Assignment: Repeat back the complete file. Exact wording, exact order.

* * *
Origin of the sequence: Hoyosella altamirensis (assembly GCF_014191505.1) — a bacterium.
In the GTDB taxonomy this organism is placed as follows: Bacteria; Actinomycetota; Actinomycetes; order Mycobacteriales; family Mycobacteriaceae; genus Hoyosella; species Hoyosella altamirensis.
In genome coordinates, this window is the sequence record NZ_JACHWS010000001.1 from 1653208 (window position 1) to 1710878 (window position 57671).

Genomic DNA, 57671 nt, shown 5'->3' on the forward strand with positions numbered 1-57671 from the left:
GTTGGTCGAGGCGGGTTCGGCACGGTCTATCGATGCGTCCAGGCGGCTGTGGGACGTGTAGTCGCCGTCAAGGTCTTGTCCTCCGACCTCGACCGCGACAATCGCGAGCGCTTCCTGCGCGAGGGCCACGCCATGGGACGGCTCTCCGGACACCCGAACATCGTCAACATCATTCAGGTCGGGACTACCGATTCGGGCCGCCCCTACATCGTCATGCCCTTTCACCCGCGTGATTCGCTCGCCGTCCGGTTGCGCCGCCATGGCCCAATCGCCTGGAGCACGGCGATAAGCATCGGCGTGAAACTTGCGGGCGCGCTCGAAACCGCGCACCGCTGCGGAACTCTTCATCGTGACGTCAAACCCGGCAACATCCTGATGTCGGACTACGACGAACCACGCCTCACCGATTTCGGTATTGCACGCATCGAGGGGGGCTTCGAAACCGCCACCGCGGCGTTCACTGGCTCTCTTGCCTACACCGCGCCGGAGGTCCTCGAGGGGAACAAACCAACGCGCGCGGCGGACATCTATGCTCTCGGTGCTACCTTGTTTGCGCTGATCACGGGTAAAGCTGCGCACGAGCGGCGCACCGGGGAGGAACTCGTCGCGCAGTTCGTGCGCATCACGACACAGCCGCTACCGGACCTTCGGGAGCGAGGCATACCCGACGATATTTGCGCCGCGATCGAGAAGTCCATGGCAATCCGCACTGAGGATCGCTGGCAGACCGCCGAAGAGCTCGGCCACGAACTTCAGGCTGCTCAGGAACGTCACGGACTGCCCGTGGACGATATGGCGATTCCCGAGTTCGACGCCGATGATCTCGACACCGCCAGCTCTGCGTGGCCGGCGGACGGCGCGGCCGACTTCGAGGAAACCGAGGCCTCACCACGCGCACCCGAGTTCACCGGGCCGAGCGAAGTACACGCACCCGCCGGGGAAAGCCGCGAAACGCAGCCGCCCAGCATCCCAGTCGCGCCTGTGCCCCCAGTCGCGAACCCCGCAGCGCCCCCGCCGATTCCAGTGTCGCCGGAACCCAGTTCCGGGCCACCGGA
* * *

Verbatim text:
Origin of the sequence: Hoyosella altamirensis (assembly GCF_014191505.1) — a bacterium.
In the GTDB taxonomy this organism is placed as follows: Bacteria; Actinomycetota; Actinomycetes; order Mycobacteriales; family Mycobacteriaceae; genus Hoyosella; species Hoyosella altamirensis.
In genome coordinates, this window is the sequence record NZ_JACHWS010000001.1 from 1653208 (window position 1) to 1710878 (window position 57671).

Genomic DNA, 57671 nt, shown 5'->3' on the forward strand with positions numbered 1-57671 from the left:
GTTGGTCGAGGCGGGTTCGGCACGGTCTATCGATGCGTCCAGGCGGCTGTGGGACGTGTAGTCGCCGTCAAGGTCTTGTCCTCCGACCTCGACCGCGACAATCGCGAGCGCTTCCTGCGCGAGGGCCACGCCATGGGACGGCTCTCCGGACACCCGAACATCGTCAACATCATTCAGGTCGGGACTACCGATTCGGGCCGCCCCTACATCGTCATGCCCTTTCACCCGCGTGATTCGCTCGCCGTCCGGTTGCGCCGCCATGGCCCAATCGCCTGGAGCACGGCGATAAGCATCGGCGTGAAACTTGCGGGCGCGCTCGAAACCGCGCACCGCTGCGGAACTCTTCATCGTGACGTCAAACCCGGCAACATCCTGATGTCGGACTACGACGAACCACGCCTCACCGATTTCGGTATTGCACGCATCGAGGGGGGCTTCGAAACCGCCACCGCGGCGTTCACTGGCTCTCTTGCCTACACCGCGCCGGAGGTCCTCGAGGGGAACAAACCAACGCGCGCGGCGGACATCTATGCTCTCGGTGCTACCTTGTTTGCGCTGATCACGGGTAAAGCTGCGCACGAGCGGCGCACCGGGGAGGAACTCGTCGCGCAGTTCGTGCGCATCACGACACAGCCGCTACCGGACCTTCGGGAGCGAGGCATACCCGACGATATTTGCGCCGCGATCGAGAAGTCCATGGCAATCCGCACTGAGGATCGCTGGCAGACCGCCGAAGAGCTCGGCCACGAACTTCAGGCTGCTCAGGAACGTCACGGACTGCCCGTGGACGATATGGCGATTCCCGAGTTCGACGCCGATGATCTCGACACCGCCAGCTCTGCGTGGCCGGCGGACGGCGCGGCCGACTTCGAGGAAACCGAGGCCTCACCACGCGCACCCGAGTTCACCGGGCCGAGCGAAGTACACGCACCCGCCGGGGAAAGCCGCGAAACGCAGCCGCCCAGCATCCCAGTCGCGCCTGTGCCCCCAGTCGCGAACCCCGCAGCGCCCCCGCCGATTCCAGTGTCGCCGGAACCCAGTTCCGGGCCACCGGA